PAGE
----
Disaster planning for older adults: What to know this hurricane and wildfire season

By Laura Williamson, American Heart Association News

LPETTET/E+ via Getty Images
(LPETTET/E+ via Getty Images)

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When Hurricane Ian struck southwestern Florida in 2022, it led to the deaths of more than 150 people – the majority of whom were older adults who had heart-related problems, power outage-related accidents, medical equipment failures or a lack of timely access to care.

The deaths drove home the importance of evacuating when natural hazards threaten homes and highlighted the complicated nature of doing so for the growing population of adults aging in place.

"A lot of people don't evacuate," said Dr. Lindsay Peterson, a research assistant professor in the School of Aging Studies at the University of South Florida in Tampa. "But this is especially true for older adults, especially if they don't have a lot of warning. It takes time to put a package together with medications and all the things they need on a daily basis.

"Imagine packing for a trip with multiple chronic conditions and you don't know how long you're going to be gone, and you might have just six to 12 hours to do it," she said. "A lot of people say, 'I can't do this. I'm just going to hope for the best.'"

With the National Weather Service predicting an above-normal Atlantic hurricane season this summer and fall – estimating up to 25 named storms and as many as seven major hurricanes – experts say planning and preparation are key to survival. And not just for hurricanes, but for the increasingly intense storms, heat waves, wildfires and other climate-related natural hazards that threaten people's lives and homes.

Know your risks

Recognizing the hazards is fundamental to preparedness, say experts, who admit this is no easy task.

"This has become a very complicated proposition in the U.S. as the climate has warmed," said Dr. Lori Peek, director of the Natural Hazards Center and a professor in the sociology department at the University of Colorado in Boulder. "It's no longer just coastal populations that are at risk."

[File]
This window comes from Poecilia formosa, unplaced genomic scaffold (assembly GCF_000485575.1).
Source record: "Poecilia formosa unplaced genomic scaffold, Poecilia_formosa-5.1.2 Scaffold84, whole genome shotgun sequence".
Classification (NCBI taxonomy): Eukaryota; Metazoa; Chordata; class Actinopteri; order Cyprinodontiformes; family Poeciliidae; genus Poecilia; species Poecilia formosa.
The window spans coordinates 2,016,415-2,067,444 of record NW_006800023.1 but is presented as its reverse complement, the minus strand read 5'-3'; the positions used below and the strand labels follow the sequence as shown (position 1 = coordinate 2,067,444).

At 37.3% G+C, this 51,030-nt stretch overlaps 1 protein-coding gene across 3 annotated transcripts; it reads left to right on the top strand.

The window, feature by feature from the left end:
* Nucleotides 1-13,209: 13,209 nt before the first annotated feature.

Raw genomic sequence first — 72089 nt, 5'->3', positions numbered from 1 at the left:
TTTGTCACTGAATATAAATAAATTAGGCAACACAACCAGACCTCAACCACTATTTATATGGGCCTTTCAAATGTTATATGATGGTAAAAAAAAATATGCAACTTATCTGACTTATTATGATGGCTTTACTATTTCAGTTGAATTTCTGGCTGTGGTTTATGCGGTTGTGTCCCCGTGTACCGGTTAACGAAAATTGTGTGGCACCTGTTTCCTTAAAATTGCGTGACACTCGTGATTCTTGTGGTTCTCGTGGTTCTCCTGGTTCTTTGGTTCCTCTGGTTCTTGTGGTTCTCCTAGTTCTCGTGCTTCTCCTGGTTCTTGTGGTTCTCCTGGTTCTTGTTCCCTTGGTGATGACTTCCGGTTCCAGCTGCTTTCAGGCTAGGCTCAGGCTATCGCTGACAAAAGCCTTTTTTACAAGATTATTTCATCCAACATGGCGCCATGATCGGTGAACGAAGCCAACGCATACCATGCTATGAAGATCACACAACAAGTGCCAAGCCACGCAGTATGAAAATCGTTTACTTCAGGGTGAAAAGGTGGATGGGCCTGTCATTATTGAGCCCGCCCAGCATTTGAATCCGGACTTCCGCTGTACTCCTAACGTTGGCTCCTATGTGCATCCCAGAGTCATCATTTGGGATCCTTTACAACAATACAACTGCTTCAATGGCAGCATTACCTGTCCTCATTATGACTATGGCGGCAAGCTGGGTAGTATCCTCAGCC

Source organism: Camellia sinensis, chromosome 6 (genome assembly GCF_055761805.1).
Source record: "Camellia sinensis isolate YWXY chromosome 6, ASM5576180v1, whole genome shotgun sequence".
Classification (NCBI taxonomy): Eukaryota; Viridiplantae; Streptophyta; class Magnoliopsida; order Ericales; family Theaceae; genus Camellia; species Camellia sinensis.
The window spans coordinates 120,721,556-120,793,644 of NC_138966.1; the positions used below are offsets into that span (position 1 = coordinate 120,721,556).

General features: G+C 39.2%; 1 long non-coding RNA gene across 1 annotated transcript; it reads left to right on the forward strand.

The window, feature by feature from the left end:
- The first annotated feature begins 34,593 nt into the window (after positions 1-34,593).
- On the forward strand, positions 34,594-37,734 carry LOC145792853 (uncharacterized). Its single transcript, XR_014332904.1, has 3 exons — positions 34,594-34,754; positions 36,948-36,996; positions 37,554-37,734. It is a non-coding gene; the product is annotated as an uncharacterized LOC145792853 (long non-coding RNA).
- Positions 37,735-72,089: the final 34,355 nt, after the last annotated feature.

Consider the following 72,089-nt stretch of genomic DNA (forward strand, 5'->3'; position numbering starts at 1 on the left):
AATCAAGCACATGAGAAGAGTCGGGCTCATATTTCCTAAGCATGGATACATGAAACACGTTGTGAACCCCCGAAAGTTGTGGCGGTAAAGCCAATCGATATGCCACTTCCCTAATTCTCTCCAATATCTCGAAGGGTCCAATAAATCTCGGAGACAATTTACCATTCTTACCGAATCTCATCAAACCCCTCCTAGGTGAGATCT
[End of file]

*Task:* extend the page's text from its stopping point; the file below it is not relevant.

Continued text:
The path of a hurricane can cover hundreds of miles, and people far inland can face flooding from storm surges, she said. But forecasters often know well in advance when a hurricane is coming. Peek suggested signing up for emergency alerts with local weather services and disaster agencies.

Rising temperatures also have given rise to above-normal potential for wildfires in several states this summer and fall, including parts of New Mexico, Arizona and California.

"Pay attention to the news and the weather service reports," Peterson said. "Do you live in an area where there are wildfires or that floods regularly? Know what your risks really are."

Plan ahead

"The first step is getting a plan in place before disaster strikes," Peek said. "I cannot emphasize enough how important this is."

The plan should include what to do if evacuation is necessary and what to do when riding out a hazard at home.


Whether staying or going, homes should be bolstered against approaching storms and other natural hazards, experts say.

"Start early in preparing your house to leave it," said Dr. Ron Acierno, executive director of the Trauma and Resilience Center at UTHealth Houston. "This means knowing how to turn off water and covering windows if possible."

Among other steps, the Federal Emergency Management Agency recommends installing hurricane shutters or otherwise protecting windows by covering them with laminate, glazing or plywood. Outdoor furniture and other items should be stored indoors, mailboxes secured and tree branches trimmed to keep them from falling onto the house.

Then, make plans about where to go and how to get there, said Acierno, who is also a professor of psychiatry and behavioral sciences at UTHealth's McGovern Medical School.

Transportation can be especially challenging for older adults who may rely on buses, trains or ride-sharing services that could be in short supply during natural disasters, he said. But it's critical. "You need transportation to get to a shelter, to get food, batteries and water, to evacuate," Acierno said.

For people with vehicles, being prepared means keeping them in good working condition and maintaining a full tank of gas, Peterson said. For those without one, it's important to have a neighbor, friend or family member who can provide emergency transportation.